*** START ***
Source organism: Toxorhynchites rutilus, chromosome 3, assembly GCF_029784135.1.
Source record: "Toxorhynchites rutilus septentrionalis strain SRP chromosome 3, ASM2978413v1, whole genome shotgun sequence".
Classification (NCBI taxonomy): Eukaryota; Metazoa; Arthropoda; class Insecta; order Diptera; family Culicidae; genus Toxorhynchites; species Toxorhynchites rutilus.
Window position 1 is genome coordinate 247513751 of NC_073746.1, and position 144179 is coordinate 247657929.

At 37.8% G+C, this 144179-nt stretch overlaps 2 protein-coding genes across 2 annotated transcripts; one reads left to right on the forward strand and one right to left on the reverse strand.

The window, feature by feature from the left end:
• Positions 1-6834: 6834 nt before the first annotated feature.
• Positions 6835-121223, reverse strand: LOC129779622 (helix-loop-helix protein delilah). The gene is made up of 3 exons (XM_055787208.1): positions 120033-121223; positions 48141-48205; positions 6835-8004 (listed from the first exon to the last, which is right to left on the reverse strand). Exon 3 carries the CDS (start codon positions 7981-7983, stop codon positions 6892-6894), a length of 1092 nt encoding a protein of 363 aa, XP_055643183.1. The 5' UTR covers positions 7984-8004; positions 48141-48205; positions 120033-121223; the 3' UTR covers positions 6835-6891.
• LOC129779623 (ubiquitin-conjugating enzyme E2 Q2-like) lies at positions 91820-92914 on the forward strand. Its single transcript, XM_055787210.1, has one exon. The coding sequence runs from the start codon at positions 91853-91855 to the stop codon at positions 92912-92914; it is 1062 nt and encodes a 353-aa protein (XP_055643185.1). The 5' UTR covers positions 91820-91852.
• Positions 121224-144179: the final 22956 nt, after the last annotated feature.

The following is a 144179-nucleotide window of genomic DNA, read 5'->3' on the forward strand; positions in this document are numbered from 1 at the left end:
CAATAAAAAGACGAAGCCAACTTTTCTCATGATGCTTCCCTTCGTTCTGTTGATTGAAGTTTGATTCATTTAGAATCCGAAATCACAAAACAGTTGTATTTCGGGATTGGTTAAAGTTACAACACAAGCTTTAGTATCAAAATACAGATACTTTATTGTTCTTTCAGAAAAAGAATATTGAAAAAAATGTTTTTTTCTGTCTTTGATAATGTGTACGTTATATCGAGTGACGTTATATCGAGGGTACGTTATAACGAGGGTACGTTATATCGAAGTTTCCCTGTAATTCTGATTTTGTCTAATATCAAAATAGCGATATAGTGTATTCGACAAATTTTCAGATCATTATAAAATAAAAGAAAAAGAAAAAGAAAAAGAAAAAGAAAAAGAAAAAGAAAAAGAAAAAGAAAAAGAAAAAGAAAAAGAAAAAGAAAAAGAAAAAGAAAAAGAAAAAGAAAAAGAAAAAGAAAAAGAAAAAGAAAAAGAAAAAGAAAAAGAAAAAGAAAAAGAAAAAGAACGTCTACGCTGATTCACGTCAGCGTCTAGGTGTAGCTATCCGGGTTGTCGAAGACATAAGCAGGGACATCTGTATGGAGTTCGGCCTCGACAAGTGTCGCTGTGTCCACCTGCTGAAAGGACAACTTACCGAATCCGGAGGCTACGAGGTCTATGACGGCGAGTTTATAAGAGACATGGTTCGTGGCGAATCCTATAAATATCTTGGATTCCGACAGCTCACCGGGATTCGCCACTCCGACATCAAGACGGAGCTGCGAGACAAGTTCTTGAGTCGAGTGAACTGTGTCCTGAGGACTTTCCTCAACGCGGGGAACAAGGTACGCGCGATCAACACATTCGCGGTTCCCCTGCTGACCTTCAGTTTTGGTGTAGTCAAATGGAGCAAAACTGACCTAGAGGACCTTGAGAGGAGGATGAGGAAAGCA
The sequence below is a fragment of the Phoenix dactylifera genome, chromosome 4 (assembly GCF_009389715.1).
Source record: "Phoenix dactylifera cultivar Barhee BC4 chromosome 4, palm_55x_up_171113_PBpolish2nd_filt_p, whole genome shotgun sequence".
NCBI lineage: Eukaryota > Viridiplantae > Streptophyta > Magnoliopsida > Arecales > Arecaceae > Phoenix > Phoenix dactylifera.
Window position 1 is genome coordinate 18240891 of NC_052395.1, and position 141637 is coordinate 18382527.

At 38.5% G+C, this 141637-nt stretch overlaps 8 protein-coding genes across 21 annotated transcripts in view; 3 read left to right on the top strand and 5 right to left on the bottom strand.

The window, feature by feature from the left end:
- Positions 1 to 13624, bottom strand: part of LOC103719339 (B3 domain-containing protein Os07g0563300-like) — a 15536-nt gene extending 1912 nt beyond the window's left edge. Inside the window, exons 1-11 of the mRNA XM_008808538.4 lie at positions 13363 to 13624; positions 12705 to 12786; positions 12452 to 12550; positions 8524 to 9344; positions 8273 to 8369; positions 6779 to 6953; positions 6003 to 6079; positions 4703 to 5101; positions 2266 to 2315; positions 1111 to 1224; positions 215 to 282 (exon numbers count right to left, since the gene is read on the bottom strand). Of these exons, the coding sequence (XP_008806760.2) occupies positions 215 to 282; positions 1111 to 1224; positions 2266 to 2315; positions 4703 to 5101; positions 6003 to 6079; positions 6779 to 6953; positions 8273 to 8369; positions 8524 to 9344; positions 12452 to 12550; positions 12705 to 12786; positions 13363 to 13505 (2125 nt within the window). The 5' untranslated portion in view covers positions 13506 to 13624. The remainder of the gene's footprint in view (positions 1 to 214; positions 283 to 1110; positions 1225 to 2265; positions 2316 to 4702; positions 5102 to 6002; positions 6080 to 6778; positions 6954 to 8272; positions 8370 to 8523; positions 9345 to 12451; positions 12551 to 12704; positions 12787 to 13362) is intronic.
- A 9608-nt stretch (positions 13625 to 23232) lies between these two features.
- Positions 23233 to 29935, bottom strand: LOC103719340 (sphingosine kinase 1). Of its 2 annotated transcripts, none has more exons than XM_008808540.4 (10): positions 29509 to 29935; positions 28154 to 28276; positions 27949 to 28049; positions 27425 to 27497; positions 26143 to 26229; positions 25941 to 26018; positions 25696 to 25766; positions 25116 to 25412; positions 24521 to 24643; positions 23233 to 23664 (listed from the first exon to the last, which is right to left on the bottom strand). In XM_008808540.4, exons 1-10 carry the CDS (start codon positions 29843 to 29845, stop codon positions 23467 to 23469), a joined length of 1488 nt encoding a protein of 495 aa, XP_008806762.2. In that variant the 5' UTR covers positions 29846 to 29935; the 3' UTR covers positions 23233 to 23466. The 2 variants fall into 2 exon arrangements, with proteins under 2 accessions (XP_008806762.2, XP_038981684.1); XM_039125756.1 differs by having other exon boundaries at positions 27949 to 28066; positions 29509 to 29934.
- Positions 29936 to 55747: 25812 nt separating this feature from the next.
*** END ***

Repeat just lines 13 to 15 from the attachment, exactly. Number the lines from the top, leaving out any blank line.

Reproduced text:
The sequence below is a fragment of the Phoenix dactylifera genome, chromosome 4 (assembly GCF_009389715.1).
Source record: "Phoenix dactylifera cultivar Barhee BC4 chromosome 4, palm_55x_up_171113_PBpolish2nd_filt_p, whole genome shotgun sequence".
NCBI lineage: Eukaryota > Viridiplantae > Streptophyta > Magnoliopsida > Arecales > Arecaceae > Phoenix > Phoenix dactylifera.